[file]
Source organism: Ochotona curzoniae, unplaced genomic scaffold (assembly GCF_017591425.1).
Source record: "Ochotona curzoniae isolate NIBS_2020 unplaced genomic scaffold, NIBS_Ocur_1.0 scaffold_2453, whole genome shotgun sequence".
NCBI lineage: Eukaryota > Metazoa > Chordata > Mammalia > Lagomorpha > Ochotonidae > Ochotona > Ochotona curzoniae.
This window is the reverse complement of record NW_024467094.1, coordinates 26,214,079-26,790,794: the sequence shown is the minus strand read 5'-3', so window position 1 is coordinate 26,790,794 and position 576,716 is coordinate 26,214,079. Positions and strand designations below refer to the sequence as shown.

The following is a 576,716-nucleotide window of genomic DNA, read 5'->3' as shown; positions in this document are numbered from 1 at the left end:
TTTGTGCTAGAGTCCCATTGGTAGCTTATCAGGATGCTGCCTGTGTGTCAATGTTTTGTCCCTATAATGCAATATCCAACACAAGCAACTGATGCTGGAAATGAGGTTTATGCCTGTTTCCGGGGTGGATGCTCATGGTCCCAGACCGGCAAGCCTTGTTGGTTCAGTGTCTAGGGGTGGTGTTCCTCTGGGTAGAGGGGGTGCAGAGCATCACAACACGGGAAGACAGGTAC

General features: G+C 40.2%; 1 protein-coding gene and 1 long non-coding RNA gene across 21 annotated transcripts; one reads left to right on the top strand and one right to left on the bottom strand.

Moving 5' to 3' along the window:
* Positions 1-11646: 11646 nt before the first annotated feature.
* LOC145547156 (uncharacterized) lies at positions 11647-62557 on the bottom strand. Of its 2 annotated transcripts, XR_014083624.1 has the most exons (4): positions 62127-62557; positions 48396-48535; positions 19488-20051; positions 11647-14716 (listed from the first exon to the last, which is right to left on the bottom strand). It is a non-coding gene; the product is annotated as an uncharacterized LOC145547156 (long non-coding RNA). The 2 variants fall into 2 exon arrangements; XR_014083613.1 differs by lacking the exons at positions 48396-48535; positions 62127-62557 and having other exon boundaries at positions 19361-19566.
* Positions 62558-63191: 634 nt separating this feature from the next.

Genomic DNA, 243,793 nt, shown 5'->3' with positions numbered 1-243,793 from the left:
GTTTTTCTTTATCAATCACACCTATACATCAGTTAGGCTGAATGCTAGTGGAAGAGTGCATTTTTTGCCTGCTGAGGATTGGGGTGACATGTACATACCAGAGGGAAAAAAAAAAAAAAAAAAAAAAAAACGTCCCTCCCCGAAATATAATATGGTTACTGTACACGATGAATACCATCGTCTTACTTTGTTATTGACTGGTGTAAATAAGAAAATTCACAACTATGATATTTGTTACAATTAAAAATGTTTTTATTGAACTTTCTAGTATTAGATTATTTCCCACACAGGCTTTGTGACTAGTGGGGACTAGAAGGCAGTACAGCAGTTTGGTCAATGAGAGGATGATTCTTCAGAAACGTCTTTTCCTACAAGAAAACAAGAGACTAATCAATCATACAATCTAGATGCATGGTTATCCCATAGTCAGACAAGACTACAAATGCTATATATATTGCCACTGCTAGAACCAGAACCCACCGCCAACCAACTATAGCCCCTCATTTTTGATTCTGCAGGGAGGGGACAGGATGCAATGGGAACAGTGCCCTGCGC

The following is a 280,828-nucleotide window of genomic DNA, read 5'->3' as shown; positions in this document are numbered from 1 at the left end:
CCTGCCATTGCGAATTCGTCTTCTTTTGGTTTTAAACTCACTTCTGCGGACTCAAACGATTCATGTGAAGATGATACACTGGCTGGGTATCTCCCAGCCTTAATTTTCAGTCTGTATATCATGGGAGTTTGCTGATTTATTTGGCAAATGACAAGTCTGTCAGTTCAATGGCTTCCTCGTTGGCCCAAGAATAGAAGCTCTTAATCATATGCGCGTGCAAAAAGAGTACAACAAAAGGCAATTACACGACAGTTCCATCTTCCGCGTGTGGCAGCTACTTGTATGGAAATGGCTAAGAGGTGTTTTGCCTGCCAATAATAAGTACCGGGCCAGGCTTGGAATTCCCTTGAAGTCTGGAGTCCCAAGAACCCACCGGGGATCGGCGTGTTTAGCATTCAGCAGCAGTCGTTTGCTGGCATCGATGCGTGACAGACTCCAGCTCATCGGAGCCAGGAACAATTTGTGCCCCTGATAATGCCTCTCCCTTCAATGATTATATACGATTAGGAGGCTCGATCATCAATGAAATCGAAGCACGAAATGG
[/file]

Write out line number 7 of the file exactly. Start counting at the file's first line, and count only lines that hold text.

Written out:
General features: G+C 40.2%; 1 protein-coding gene and 1 long non-coding RNA gene across 21 annotated transcripts; one reads left to right on the top strand and one right to left on the bottom strand.